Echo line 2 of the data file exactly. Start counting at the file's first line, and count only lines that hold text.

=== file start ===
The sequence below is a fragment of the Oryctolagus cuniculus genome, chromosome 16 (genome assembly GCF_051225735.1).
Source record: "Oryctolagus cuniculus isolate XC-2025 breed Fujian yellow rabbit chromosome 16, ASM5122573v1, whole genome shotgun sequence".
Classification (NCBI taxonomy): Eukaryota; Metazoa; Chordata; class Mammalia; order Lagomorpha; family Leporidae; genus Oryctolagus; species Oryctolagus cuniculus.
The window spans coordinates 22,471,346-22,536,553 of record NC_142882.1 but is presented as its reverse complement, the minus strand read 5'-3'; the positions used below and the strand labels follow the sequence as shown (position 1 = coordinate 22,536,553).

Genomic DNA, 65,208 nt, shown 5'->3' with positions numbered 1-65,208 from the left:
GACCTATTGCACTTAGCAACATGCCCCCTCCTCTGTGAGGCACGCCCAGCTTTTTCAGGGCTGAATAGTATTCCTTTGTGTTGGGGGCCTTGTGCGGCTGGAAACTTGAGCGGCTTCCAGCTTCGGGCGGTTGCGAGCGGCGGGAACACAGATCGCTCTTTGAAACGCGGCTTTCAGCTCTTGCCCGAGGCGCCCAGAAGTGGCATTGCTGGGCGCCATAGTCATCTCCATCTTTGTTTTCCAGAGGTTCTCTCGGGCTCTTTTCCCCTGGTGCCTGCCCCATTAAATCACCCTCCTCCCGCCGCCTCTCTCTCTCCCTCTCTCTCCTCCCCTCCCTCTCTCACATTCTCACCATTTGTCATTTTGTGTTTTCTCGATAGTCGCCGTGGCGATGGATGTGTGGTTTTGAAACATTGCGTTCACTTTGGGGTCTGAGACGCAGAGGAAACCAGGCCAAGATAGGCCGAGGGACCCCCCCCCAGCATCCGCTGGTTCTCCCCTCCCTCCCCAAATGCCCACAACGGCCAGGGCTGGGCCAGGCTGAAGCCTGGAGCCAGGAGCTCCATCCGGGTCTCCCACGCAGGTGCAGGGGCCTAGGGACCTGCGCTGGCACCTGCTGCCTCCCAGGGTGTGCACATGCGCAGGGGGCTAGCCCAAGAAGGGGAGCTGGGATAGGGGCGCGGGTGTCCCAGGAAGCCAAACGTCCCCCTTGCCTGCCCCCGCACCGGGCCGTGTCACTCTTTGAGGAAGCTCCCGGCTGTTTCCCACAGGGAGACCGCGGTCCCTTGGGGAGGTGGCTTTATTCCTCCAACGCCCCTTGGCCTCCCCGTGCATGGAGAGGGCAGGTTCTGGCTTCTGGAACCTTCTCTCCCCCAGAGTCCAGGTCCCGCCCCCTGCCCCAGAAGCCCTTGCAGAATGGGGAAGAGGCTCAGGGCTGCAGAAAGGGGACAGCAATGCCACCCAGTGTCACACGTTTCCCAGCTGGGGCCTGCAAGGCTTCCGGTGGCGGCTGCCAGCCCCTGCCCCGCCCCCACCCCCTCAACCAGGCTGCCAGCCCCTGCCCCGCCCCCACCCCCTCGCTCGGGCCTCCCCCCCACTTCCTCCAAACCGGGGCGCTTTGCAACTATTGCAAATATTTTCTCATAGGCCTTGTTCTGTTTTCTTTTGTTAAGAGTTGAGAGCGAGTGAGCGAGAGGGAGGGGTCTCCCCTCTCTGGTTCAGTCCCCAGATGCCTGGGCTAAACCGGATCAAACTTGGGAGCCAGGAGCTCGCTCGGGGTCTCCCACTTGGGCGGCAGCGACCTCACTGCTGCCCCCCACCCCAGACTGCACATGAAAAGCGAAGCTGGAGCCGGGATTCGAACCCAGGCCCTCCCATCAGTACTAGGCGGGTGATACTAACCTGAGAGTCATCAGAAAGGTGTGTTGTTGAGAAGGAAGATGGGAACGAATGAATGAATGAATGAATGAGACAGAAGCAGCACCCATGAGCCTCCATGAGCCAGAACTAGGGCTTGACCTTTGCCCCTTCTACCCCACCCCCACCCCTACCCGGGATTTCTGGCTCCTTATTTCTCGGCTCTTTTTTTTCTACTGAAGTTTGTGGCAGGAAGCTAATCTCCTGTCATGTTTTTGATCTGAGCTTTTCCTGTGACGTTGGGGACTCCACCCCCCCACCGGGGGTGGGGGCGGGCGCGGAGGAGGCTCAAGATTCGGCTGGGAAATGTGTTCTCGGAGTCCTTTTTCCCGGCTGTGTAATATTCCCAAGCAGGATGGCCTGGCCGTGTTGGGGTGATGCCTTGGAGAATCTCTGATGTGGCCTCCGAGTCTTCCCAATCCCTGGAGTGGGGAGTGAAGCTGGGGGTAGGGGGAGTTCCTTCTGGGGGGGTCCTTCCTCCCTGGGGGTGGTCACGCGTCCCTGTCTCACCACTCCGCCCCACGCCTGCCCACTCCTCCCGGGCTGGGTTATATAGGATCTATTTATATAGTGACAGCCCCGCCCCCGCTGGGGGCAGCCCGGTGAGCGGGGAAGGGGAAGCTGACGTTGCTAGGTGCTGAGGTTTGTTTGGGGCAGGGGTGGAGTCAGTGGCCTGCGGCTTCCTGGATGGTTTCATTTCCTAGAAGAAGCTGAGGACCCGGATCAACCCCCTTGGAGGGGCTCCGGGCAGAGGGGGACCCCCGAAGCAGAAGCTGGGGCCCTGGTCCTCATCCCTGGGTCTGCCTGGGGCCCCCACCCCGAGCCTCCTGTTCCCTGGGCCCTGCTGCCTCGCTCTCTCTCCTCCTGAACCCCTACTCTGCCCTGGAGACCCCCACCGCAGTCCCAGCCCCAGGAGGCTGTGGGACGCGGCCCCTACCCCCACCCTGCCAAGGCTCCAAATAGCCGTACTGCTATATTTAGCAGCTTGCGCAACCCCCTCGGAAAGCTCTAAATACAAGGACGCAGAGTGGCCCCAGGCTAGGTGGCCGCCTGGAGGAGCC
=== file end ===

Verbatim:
Source record: "Oryctolagus cuniculus isolate XC-2025 breed Fujian yellow rabbit chromosome 16, ASM5122573v1, whole genome shotgun sequence".